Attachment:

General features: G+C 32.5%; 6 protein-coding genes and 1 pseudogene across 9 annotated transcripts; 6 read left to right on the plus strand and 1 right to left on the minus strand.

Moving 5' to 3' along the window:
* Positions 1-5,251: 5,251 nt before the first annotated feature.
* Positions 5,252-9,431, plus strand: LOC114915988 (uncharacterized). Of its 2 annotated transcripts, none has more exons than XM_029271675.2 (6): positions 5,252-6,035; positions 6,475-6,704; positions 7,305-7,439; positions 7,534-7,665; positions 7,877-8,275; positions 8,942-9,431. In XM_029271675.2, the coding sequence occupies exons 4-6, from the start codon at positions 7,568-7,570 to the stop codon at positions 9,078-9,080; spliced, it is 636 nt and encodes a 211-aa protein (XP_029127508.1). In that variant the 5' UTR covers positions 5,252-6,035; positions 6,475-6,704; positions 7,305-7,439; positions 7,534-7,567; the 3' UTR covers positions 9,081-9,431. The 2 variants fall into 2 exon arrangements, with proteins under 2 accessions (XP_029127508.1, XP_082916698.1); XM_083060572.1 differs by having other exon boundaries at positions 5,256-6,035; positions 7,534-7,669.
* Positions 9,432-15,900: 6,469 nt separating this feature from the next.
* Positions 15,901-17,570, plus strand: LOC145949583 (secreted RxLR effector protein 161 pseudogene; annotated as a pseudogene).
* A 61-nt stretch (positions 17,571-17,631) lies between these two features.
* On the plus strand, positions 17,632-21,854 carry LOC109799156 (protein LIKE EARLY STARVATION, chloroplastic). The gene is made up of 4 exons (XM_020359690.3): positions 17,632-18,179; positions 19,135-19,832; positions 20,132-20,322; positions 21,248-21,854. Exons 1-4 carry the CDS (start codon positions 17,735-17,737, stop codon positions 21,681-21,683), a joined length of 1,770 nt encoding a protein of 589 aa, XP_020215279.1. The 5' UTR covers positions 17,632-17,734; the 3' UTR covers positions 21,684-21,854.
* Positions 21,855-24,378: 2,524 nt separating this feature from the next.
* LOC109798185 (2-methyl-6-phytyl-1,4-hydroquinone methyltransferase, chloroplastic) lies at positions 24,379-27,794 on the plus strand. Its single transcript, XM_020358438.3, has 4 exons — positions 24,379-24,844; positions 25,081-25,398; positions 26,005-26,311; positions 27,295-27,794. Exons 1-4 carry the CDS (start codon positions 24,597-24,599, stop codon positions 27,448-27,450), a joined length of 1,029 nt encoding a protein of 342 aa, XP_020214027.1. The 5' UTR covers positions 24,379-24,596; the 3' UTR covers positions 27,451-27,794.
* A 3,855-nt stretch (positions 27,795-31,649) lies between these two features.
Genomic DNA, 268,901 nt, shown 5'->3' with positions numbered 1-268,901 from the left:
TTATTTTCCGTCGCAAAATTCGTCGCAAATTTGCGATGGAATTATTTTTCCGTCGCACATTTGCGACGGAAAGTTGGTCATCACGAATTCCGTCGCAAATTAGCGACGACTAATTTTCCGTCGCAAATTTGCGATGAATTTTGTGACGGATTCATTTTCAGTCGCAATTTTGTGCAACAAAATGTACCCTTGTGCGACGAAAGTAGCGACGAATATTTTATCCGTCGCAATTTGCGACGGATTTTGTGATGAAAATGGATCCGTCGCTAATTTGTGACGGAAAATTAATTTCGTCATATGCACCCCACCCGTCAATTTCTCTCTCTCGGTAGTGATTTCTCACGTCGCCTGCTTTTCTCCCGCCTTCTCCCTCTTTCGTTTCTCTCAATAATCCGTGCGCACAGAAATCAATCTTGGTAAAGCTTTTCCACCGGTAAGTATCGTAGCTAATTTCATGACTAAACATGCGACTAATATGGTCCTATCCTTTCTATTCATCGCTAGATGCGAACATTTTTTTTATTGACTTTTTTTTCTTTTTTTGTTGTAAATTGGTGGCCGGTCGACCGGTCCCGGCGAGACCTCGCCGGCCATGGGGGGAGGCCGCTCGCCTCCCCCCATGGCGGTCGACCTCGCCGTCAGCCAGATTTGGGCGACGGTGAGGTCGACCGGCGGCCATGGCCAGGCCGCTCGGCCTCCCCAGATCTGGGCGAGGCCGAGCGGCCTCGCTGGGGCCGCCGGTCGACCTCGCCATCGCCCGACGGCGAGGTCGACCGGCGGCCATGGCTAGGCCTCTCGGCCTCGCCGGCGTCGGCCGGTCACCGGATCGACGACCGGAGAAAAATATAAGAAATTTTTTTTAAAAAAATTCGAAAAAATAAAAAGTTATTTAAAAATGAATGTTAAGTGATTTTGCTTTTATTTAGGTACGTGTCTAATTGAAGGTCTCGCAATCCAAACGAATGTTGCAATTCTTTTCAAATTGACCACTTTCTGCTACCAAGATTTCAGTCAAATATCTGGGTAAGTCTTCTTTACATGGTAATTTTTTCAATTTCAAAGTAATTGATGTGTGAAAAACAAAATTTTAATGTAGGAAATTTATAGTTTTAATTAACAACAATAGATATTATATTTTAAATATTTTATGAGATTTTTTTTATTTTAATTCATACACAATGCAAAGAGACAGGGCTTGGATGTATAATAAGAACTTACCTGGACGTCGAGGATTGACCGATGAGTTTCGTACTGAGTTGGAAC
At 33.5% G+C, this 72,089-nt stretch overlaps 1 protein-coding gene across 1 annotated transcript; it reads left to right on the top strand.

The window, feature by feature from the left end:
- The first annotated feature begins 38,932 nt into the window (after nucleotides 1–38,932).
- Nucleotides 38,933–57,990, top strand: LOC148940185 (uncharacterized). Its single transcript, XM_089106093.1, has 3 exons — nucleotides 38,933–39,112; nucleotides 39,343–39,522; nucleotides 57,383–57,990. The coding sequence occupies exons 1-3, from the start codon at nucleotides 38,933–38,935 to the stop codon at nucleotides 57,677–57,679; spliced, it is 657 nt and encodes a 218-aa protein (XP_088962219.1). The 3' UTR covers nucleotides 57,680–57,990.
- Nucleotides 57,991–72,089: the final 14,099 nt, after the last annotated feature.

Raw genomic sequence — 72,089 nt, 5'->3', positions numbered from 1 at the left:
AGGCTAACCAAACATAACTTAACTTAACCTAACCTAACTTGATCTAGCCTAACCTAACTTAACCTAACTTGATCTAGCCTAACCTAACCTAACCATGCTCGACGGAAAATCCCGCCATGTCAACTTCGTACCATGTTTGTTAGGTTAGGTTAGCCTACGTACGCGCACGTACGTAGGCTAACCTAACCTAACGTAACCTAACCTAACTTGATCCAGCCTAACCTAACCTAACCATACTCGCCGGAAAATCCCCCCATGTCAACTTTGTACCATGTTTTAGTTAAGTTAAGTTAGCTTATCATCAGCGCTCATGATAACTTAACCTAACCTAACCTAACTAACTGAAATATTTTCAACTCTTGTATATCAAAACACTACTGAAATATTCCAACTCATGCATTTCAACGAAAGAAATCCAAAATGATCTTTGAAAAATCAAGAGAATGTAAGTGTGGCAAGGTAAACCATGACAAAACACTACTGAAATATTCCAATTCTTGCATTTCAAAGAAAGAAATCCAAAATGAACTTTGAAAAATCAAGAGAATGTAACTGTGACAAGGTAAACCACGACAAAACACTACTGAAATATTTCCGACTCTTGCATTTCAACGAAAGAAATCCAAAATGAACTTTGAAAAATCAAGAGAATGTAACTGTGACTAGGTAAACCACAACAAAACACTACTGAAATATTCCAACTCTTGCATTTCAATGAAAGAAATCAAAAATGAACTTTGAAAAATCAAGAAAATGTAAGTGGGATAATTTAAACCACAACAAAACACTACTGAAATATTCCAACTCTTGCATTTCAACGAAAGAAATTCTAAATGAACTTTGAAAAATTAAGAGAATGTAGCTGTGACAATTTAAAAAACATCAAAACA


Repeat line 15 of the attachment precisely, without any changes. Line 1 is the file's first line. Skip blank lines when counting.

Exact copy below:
The window, feature by feature from the left end: